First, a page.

As an entrepreneur who's started three businesses, it's music to my ears when Sophie asks, "Do we have any Shark Tanks taped?" This kid knows more about sales, profits, balance sheets and corporate valuations than I could ever have dreamed she would at this age. She's developed a genuine interest and appreciation for deal-making and the venture capital process.
Part of the fun for Sophie is the good-natured competitive jostling (the show could be called "Snark Tank") amongst the Sharks as they vie to outdo each other for the most desired investments . Her clear favorite is Mark Cuban, the irreverent technology billionaire-turned-author-actor-movie/tv mogul-Dallas Mavericks owner. She loves the way he always seems to out-Shark the others to get the best deals. Her least favorite is Kevin "Mr. Wonderful" O'Leary. "That guy really loves money," she says with zero reverence. "Nobody seems to like him."
But the real payoff is when she asks questions such as "What are sales?" "What does 20% equity mean?" And "What is a partner?" That she has such a capitalistic curiosity is refreshing, and I love being able to talk with her about it. Are there some adult themes, advanced humor and phrases uttered during this highly entertaining educational hour? Of course. But have you seen "iCarly" lately? I'll take "Shark Tank" any day over the mindless sarcastic drivel currently aimed at kids on Nickelodeon, Disney Channel and MTV.
Wednesday, April 11, 2012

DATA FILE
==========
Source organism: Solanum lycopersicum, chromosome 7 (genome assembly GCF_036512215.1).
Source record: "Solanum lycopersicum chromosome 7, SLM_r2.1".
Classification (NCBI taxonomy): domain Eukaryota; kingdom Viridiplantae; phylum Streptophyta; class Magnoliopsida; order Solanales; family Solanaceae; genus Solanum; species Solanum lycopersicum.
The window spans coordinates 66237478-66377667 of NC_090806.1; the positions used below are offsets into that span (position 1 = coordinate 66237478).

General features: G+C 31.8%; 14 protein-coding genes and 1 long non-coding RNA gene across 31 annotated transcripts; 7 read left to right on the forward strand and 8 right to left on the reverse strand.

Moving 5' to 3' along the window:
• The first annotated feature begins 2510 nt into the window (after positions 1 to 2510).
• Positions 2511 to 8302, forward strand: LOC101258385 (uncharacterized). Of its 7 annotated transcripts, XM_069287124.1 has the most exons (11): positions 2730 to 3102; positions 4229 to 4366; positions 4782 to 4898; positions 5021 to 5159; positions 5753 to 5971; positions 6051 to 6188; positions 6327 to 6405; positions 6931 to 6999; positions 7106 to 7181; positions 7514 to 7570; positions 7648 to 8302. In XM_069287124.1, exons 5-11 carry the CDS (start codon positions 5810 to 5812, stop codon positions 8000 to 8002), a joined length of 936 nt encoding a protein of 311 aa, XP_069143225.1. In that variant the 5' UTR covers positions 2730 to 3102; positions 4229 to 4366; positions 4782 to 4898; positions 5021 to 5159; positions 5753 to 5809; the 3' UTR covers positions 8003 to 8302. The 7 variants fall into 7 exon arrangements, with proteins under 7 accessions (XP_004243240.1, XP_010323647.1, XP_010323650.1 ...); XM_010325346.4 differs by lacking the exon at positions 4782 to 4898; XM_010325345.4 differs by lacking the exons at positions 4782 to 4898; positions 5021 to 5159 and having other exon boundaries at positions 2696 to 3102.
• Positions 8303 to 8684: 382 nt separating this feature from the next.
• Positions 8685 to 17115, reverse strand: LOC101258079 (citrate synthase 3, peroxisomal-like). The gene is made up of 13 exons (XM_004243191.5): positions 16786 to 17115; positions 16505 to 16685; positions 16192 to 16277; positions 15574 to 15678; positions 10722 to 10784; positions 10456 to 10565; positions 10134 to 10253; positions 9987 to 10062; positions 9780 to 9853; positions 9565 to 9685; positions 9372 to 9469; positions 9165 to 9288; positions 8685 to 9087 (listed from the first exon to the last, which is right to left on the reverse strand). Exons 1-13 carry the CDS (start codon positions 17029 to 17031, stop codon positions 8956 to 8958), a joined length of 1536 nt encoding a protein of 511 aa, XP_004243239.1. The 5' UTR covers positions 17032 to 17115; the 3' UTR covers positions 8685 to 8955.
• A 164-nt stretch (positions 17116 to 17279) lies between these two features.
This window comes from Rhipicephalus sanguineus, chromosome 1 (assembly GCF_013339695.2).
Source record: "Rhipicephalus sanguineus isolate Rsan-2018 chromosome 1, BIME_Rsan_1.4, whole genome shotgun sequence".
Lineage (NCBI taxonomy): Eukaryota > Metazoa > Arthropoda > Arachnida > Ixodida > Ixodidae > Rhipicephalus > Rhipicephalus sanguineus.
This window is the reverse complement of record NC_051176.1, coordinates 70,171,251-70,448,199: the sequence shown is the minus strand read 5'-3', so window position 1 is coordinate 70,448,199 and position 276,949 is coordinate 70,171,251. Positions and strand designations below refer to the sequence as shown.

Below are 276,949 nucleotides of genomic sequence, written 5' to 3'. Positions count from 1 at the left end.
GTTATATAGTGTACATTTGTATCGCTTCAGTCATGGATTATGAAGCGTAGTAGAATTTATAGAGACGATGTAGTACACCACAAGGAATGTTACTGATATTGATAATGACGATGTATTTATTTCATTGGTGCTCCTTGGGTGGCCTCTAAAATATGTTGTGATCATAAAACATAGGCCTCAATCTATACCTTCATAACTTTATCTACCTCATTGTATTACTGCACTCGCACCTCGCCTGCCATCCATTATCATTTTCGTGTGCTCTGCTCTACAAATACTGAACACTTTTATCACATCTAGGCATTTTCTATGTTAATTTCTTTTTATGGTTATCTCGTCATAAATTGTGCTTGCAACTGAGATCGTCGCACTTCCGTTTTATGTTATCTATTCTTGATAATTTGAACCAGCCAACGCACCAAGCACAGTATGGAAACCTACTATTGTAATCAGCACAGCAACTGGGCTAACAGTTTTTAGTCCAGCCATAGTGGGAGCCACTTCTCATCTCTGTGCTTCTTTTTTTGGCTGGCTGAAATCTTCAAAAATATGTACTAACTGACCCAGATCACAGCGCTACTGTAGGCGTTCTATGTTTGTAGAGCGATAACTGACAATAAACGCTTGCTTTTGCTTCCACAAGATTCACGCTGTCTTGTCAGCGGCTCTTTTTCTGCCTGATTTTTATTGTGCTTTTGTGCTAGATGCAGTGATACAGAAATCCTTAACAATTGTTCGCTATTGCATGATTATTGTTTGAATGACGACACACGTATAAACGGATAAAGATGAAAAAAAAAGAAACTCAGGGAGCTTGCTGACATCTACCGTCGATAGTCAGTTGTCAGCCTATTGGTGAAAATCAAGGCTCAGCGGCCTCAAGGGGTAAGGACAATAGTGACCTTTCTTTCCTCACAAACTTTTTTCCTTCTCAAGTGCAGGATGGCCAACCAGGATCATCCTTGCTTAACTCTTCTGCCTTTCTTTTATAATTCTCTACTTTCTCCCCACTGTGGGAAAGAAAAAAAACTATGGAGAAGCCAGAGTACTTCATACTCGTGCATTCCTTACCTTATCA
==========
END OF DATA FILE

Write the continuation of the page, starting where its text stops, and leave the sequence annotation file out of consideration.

George Zimmerman, the Florida vigilante many believe shot and killed 17-year-old Trayvon Martin in cold blood, has created a website ostensibly to "thank" his supporters and to raise funds for his living and legal expenses. He's not been seen since the killing, and is feared to have taken flight. And if his lawyers dumping him Tuesday is any indication of things to come, Zimmerman's gonna need all the help he can get as special prosecutor Angela Corey may be preparing charges against him...which could be announced as early as today or the latest Friday. One thing's certain, it's never a good sign when your attorneys quit and you start pleading your case in the court of Sean Hannity and Fox News, as Zimmerman did this week.
The disturbing website, which is peppered with self-serving quotes from Thomas Paine, James W. Loewen and Edmond Burke, promises that police will be able to investigate the case "unhindered" and that "the facts will come to light." The home page states:
"On Sunday February 26th, I was involved in a life altering event which led me to become the subject of intense media coverage. As a result of the incident and subsequent media coverage, I have been forced to leave my home, my school, my employer, my family and ultimately, my entire life..."
What about Trayvon? What was he forced to give up? He's the one who's dead, not the self-pitying Zimmerman. As of this writing he has 7200 visitors. I can only imagine the amount of money he must be raising from his racist "supporters."
On Monday Corey chose not to send the case to a grand jury, thus ruling out murder charges (in Florida only a grand jury could hand up such charges). She's now facing the biggest, most critical decision of her life. One that will not only have lasting impact on her career and legacy, but one which could have a major if not violent ripple effect across the country. If she files charges--most likely manslaughter--is there enough evidence (did Sanford cops blow the case with an inept investigation as many believe?) to actually convict? And if she elects to drop the case, will America face Rodney King II where the Spring/Summer heat, the economy/unemployment, and anger over the case bloody the streets?
The one haunting fact of this case still remains: that a 28-year-old man with a 9mm semi-automatic gun left the security of his locked car--when instructed not to by 911--and confronted a teenager holding an iced tea and a bag of Skittles and shot him to death. Zimmerman's "self-defense" claim is both unfathomable and unconscionable. Justice needs to be served here, and quickly.